Lake Sonoma Winery Cabernet Sauvignon Alexander Valley 2015 ($26, sample, 14.4%): Doesn’t taste especially Sonoma or Alexander Valley — just rich, overripe black fruit, lots of chocolate oak, and hardly any tannins or acidity. Which is fine, I suppose, if that’s what you’re looking for at $26.

Exem Rouge 2015 ($13, sample, 13%): Pleasant French merlot blend from Bordeaux with nothing really wrong with it, save that it’s about $8 worth of wine. Imported by Winesellers Ltd.

Concha y Toro Gran Reserva Serie Riberas Malbec 2016 ($15, sample, 13.5%): More Old World in style than one expects from Chilean wine, and especially from malbec. This red has less ripe fruit and more backbone and acidity than similar South American wines. Find this for less than $15, and you’ll be pleasantly surprised. Imported by Excelsior Wine.

Expensive wine 107: Fort Ross FRV Pinot Noir 2013

Fort Ross FRV pinot noirThe Fort Ross FRV pinot noir is a rarity from California – elegant, graceful, and varietally correct

California pinot noir is a conundrum, which is why we have movies about it, best-selling sweet versions of it, and critically acclaimed cabernet sauvignon versions of it. Mostly, the state isn’t cool and rainy enough to make a classical, varietally correct version of it. Which is where the Fort Ross FRV pinot noir comes in.

The Fort Ross FRV pinot noir ($52, sample, 13.8%) is elegant and, in its elegance, spectacular. It’s not what one expects from California pinot nor, given the excesses of many of the best selling labels. It somehow combines New World freshness with a little Burgundian complexity, so that each part of the wine complements the other and the whole is greater than the parts. It’s balance where balance is too often lacking.

Look for forest floor aromas (not too funky), plus dark red fruit and baking spice flavors, and soft, refined tannins. The tannins, as well as the exquisitely judicious use of oak, might be the most impressive achievements. This is a California pinot noir made to express pinot noir from Fort Ross’ Sonoma terroir instead of making it to get 94 points, the soil and the climate be damned.

Highly recommended. Ready to drink now, and probably won’t age for more than several years. Enjoy it with anything pinot noir–related, from roast lamb to salmon. And, given its grace, by itself.

Wine review: Four Target California Roots wines

Target California Roots winesThese four Target California Roots wines don’t do anything to help the cause, and three of them aren’t even worth the $5 they cost

The Wine Curmudgeon wanted to write a glowing, “run out and buy these wines” review. Those of us who care about cheap wine need the good news. But these four Target California Roots wines aren’t much better than the $3 junk I tasted earlier this year – sadly, more marketing hype than wine, and where the back labels are of higher quality than the wine.

For instance, why does $5 wine have a cork? Why do the bottles have a punt (albeit shallow)? Why is the phrase “vinted in the Golden State” on every bottle? Why should I care? Why is not one of the wines labeled sweet, including the moscato, when my mouth felt like cotton candy at the end of the tasting?

The wines were purchased; each cost $5. My Target didn’t have the red blend, the fifth wine. Read and weep:

California Roots Cabernet Sauvignon 2016 (13.5%): Smells like boysenberry juice, tastes too much like children’s cough syrup, and finishes with that old Big Wine standby, charred chocolate fake oak. It’s not so much that it doesn’t taste like cabernet, but that it’s overpriced at $5.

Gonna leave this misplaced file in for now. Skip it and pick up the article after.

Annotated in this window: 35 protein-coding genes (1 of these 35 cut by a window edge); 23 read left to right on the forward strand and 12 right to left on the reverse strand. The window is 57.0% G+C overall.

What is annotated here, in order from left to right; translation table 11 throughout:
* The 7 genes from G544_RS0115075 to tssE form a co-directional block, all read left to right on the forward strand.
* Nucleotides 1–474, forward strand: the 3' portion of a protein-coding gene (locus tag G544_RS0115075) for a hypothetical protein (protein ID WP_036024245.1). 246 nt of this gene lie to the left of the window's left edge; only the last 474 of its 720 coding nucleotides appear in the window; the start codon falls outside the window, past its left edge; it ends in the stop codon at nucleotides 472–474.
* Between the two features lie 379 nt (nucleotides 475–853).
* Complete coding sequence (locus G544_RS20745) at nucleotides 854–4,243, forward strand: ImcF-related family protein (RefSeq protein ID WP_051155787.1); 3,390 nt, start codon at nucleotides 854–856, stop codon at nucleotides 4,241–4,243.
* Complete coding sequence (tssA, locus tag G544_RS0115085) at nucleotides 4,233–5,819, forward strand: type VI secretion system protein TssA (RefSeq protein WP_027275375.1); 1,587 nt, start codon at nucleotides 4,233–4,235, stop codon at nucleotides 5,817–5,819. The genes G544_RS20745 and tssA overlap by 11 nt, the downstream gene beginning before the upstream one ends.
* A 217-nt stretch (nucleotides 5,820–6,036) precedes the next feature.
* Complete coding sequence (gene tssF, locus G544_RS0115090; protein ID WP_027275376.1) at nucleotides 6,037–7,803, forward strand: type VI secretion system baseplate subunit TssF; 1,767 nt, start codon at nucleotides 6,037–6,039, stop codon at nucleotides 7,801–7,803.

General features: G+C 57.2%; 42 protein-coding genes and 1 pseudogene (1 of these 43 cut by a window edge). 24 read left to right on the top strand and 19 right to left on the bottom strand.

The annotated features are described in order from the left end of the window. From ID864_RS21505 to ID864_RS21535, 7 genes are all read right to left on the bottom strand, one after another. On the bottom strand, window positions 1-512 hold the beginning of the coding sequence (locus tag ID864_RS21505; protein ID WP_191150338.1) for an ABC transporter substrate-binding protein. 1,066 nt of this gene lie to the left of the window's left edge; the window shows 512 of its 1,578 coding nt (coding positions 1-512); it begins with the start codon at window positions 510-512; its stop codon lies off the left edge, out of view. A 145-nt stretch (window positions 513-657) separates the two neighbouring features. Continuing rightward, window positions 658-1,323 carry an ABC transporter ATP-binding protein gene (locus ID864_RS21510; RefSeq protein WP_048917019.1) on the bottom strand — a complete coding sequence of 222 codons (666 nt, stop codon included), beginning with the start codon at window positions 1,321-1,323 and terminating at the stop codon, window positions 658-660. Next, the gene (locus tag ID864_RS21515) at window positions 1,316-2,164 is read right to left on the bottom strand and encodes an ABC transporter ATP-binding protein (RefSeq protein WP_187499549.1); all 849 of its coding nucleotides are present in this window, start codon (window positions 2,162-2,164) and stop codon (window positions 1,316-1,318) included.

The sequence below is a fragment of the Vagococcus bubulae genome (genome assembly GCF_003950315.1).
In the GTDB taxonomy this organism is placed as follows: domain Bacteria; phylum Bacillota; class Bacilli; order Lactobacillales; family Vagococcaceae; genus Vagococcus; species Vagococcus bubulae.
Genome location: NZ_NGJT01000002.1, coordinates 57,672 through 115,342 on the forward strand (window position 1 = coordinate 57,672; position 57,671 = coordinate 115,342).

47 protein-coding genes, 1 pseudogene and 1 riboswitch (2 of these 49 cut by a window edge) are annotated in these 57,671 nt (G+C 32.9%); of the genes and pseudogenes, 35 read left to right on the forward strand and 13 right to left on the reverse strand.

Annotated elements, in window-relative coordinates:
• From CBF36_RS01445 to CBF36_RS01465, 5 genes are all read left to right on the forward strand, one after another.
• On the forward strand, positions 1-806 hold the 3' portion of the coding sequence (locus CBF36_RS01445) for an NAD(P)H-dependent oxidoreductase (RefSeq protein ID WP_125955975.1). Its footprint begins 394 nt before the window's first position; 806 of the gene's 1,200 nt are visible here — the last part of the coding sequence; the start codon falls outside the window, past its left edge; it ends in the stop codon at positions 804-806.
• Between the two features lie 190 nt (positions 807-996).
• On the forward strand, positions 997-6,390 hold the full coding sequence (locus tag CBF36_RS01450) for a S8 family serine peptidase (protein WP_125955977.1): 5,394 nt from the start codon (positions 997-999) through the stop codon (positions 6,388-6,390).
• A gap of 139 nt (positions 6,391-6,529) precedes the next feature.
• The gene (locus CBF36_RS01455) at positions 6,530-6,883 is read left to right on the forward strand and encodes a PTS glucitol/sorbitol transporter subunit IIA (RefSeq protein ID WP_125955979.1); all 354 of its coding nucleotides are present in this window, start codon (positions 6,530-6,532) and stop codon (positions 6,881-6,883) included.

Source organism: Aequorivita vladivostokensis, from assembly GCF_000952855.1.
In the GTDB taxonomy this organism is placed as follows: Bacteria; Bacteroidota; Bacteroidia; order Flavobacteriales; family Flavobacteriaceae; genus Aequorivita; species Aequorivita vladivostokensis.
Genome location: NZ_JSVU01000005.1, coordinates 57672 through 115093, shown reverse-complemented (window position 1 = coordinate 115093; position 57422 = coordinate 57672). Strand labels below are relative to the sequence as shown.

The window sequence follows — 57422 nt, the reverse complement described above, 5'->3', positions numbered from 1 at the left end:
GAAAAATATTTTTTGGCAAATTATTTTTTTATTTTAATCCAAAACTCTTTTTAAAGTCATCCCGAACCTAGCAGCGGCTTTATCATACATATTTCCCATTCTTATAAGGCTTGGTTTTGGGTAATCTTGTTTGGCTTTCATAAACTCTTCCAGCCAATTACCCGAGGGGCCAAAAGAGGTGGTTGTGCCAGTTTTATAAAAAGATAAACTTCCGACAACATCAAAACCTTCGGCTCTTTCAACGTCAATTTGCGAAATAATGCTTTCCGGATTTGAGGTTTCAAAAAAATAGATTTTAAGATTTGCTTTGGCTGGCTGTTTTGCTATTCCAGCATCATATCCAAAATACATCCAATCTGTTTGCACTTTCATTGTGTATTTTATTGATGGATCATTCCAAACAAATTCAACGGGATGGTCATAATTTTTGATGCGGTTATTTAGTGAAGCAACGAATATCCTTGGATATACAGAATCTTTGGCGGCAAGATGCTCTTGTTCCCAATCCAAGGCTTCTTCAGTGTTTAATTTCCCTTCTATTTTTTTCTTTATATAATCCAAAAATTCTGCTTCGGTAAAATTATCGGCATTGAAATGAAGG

California Roots Chardonnay 2016 (13.5%): This smells like chardonnay, with lots of green apples, and I had high hopes I could write something nice. But the wine is so thin – diluted apple juice for babies? – that it had almost no flavor at all, save for a bit of sweetness. I’ve never tasted chardonnay made in the style of cheap, inoffensive pinot grigo.

California Roots Pinot Grigio 2016 (13.5%): Professional and competent wine, even if it’s not exactly pinot grigio. Think Costco’s Kirkland pinot grigio (pears and tonic water), but with appropriate amounts of sugar to cover up any bitterness and to round out the rough spots.

California Roots Moscato 2016 (10%): Not quite as sweet as white zinfandel, but that’s the approach. There’s a hint of the characteristic orange aroma of the muscat family, but everything else is sugar. And then a little more sugar just to be on the safe side.

Mini-reviews 107: Big Smooth, malbec, Rioja, Sicily

Big smoothReviews of wines that don’t need their own post, but are worth noting for one reason or another. Look for it on the fourth Friday of each month. This month, four red wines.

Big Smooth Cabernet Sauvignon 2015 ($17, sample, 14.5%): Much winemaking and craftsmanship went into this California red to make it taste like a cherry Tootise Pop. If that’s what you want your wine to taste like, then it’s worth $17. Otherwise, taste and be amazed at the post-modern marketing cynicism that also went into it.

Casillero del Diablo Malbec 2016 ($12, sample, 13.5%): This Chilean red speaks to terroir and varietal character, and is about more than the jammy black fruit of similarly-priced Argentine malbecs. Having said that, it’s not a value this price – a little thin and tart. But if you find it for $8 at the grocery store and you need a bottle of wine for dinner, you won’t be disappointed. Imported by Excelsior Wine

Bagordi Rioja Navardia 2016 ($13, sample, 14%): Nothing special about this Spanish red – just a full-bodied (heavier, more red fruit) and not especially varietal tempranillo made with organic grapes. Imported by Winesellers Ltd.

Cantina Cellaro Luma 2016 ($10, purchased, 13%): This Sicilian red, made with the nero d’avola grape, was either oxidized (doubtful, given the vintage) or so extracted and so overripe that it was about as Sicilian as my Honda. Imported by Gonzalez Bypass